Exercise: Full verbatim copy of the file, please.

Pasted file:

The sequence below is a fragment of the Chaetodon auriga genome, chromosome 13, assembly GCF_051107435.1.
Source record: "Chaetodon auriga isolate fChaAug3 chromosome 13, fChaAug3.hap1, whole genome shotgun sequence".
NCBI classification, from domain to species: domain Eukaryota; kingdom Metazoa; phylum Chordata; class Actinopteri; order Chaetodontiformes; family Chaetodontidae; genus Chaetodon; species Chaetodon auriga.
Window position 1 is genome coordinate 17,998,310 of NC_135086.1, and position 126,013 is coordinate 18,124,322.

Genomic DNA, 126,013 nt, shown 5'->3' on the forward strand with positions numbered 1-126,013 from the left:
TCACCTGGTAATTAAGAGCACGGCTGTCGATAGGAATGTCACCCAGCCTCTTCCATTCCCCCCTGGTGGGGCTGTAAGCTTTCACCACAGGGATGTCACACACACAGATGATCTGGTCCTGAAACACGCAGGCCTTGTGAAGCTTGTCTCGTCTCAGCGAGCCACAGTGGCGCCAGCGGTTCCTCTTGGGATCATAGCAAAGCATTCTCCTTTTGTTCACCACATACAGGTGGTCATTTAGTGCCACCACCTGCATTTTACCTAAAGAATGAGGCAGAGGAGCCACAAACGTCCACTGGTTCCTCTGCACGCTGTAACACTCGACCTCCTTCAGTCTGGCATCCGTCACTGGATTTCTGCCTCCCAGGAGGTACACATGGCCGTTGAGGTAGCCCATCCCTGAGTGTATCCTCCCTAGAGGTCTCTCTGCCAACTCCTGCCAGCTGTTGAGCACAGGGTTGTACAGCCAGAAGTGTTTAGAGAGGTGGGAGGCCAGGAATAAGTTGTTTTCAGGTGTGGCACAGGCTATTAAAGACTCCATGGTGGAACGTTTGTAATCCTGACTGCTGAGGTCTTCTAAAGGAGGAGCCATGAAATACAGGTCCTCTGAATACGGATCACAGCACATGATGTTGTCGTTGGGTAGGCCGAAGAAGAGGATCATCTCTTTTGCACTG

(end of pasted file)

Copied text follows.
The sequence below is a fragment of the Chaetodon auriga genome, chromosome 13, assembly GCF_051107435.1.
Source record: "Chaetodon auriga isolate fChaAug3 chromosome 13, fChaAug3.hap1, whole genome shotgun sequence".
NCBI classification, from domain to species: domain Eukaryota; kingdom Metazoa; phylum Chordata; class Actinopteri; order Chaetodontiformes; family Chaetodontidae; genus Chaetodon; species Chaetodon auriga.
Window position 1 is genome coordinate 17,998,310 of NC_135086.1, and position 126,013 is coordinate 18,124,322.

Genomic DNA, 126,013 nt, shown 5'->3' on the forward strand with positions numbered 1-126,013 from the left:
TCACCTGGTAATTAAGAGCACGGCTGTCGATAGGAATGTCACCCAGCCTCTTCCATTCCCCCCTGGTGGGGCTGTAAGCTTTCACCACAGGGATGTCACACACACAGATGATCTGGTCCTGAAACACGCAGGCCTTGTGAAGCTTGTCTCGTCTCAGCGAGCCACAGTGGCGCCAGCGGTTCCTCTTGGGATCATAGCAAAGCATTCTCCTTTTGTTCACCACATACAGGTGGTCATTTAGTGCCACCACCTGCATTTTACCTAAAGAATGAGGCAGAGGAGCCACAAACGTCCACTGGTTCCTCTGCACGCTGTAACACTCGACCTCCTTCAGTCTGGCATCCGTCACTGGATTTCTGCCTCCCAGGAGGTACACATGGCCGTTGAGGTAGCCCATCCCTGAGTGTATCCTCCCTAGAGGTCTCTCTGCCAACTCCTGCCAGCTGTTGAGCACAGGGTTGTACAGCCAGAAGTGTTTAGAGAGGTGGGAGGCCAGGAATAAGTTGTTTTCAGGTGTGGCACAGGCTATTAAAGACTCCATGGTGGAACGTTTGTAATCCTGACTGCTGAGGTCTTCTAAAGGAGGAGCCATGAAATACAGGTCCTCTGAATACGGATCACAGCACATGATGTTGTCGTTGGGTAGGCCGAAGAAGAGGATCATCTCTTTTGCACTG